The IFR also tells us that the amount of payroll qualifying for inclusion in the forgiveness computation for business owners and self-employed individuals cannot exceed the lesser of $15,385 (under the prorated $100,000 annual salary limitation) or the eight-week equivalent (15.38 percent) of their 2019 compensation. Thus, business owners and self-employed persons generally cannot pay themselves a bonus to increase the forgiveness amount.

Non-Payroll Costs Eligible for Forgiveness; Prepayments

As we had surmised in our prior blog post:

  • The IFR clearly states that non-payroll costs are eligible for inclusion in the forgiveness computation if they are:
    • Paid during the covered period; or
    • Incurred during the covered period and paid on or before the next regular billing date after the end of the covered period.
  • The IFR clearly states that advance payments and prepayments of non-payroll costs are not eligible for inclusion in the forgiveness computation.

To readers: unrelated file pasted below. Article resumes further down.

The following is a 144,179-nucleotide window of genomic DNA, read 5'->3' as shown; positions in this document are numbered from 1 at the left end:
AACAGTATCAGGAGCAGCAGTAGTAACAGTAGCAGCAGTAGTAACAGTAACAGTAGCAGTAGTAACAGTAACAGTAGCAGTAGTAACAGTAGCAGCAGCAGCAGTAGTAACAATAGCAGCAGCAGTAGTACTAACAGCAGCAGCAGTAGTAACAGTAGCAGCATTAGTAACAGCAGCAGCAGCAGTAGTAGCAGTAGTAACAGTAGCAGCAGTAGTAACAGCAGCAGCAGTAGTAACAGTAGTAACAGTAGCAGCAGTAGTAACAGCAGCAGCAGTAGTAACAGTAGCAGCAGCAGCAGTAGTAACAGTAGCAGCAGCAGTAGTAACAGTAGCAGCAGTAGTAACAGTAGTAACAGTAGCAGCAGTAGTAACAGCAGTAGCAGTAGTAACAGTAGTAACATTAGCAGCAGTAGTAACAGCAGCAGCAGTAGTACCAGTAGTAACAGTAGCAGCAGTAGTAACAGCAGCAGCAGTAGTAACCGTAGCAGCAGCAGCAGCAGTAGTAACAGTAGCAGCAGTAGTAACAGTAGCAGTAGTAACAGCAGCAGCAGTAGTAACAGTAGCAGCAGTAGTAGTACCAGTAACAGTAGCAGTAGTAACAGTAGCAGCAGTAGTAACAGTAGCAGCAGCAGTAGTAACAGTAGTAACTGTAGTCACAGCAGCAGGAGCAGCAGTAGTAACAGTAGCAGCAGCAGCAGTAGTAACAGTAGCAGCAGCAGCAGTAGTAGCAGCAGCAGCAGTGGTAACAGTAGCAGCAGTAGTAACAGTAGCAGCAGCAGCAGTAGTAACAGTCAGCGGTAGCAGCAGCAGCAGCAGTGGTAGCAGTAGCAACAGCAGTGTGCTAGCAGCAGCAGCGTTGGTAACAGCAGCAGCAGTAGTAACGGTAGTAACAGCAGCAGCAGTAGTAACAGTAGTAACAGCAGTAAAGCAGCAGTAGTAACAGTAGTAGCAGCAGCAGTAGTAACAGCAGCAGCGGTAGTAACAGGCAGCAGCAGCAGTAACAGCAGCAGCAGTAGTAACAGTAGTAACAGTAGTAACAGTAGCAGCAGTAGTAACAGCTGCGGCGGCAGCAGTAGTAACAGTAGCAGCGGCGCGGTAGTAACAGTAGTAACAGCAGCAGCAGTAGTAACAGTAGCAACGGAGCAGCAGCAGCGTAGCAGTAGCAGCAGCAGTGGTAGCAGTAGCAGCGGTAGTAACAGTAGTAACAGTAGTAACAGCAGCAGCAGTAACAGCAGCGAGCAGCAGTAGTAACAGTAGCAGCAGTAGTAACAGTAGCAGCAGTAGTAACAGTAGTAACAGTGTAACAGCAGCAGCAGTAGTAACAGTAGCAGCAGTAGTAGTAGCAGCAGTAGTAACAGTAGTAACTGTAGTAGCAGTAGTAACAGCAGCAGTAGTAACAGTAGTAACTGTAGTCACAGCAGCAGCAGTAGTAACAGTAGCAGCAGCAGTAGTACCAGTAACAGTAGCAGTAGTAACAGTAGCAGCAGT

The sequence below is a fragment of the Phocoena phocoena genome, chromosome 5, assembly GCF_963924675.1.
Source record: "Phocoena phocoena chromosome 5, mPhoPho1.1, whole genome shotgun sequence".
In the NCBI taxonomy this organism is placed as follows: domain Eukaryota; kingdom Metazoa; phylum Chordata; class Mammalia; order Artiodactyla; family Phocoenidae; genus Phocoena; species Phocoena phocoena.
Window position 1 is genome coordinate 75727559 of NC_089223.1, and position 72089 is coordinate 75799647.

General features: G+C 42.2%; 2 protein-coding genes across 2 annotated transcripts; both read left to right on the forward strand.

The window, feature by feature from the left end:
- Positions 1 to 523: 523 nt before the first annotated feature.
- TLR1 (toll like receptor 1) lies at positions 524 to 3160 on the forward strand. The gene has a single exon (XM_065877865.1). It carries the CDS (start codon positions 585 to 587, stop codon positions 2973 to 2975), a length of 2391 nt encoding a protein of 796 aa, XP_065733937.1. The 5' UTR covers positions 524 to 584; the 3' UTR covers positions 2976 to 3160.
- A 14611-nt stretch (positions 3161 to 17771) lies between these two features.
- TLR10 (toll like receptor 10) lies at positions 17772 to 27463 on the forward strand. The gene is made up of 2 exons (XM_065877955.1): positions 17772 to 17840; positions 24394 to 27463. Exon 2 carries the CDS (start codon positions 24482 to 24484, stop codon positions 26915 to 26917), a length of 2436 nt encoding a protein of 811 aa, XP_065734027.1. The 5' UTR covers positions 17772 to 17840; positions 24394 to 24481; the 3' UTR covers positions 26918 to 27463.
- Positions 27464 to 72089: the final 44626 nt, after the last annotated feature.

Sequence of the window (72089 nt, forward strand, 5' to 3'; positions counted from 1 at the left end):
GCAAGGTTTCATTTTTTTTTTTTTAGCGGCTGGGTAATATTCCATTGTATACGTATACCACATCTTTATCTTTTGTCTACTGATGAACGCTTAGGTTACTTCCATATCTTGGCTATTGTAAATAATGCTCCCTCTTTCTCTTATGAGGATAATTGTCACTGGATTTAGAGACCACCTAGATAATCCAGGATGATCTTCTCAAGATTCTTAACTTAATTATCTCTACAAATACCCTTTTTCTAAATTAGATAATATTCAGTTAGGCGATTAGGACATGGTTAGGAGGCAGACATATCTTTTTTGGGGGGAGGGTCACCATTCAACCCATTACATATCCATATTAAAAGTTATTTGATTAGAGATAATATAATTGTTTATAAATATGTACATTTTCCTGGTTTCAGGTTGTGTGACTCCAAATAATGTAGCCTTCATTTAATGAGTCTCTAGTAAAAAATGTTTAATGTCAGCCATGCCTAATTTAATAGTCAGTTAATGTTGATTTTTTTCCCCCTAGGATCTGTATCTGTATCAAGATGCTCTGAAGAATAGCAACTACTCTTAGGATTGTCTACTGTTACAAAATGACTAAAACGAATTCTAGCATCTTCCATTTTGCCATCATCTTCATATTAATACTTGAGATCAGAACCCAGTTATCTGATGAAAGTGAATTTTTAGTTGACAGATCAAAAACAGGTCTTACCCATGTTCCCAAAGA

Practice Alert: The IFR provides that non-payroll costs paid during the covered period but not incurred in the covered period because they relate to a prior time period (e.g., May utilities paid in June where the covered period begins June 1) are eligible for inclusion in the forgiveness computation, notwithstanding the seemingly contradictory statutory language that costs must be incurred and payments must be made during the covered period.

Guidance on Loan Forgiveness Limitations

The CARES Act contained two limitations under which a borrower’s potential loan forgiveness amount would be reduced—one limitation for reduction in full-time equivalent (“FTE”) employees; another for reduction in salary/wages—both of which look at the covered period relative to a base period. Each limitation provides a restoration rule with respect to employees who are rehired or who have their salaries restored by June 30, 2020.

Restoration Guidance

The IFR clarifies that if a borrower offers to re-hire or restore the wages of an employee that it previously laid off or for whom it reduced hours, and the employee declines the offer, then that employee is excluded when calculating the loan forgiveness reduction (i.e., the employee’s declination will not adversely impact the employer’s loan forgiveness limitation).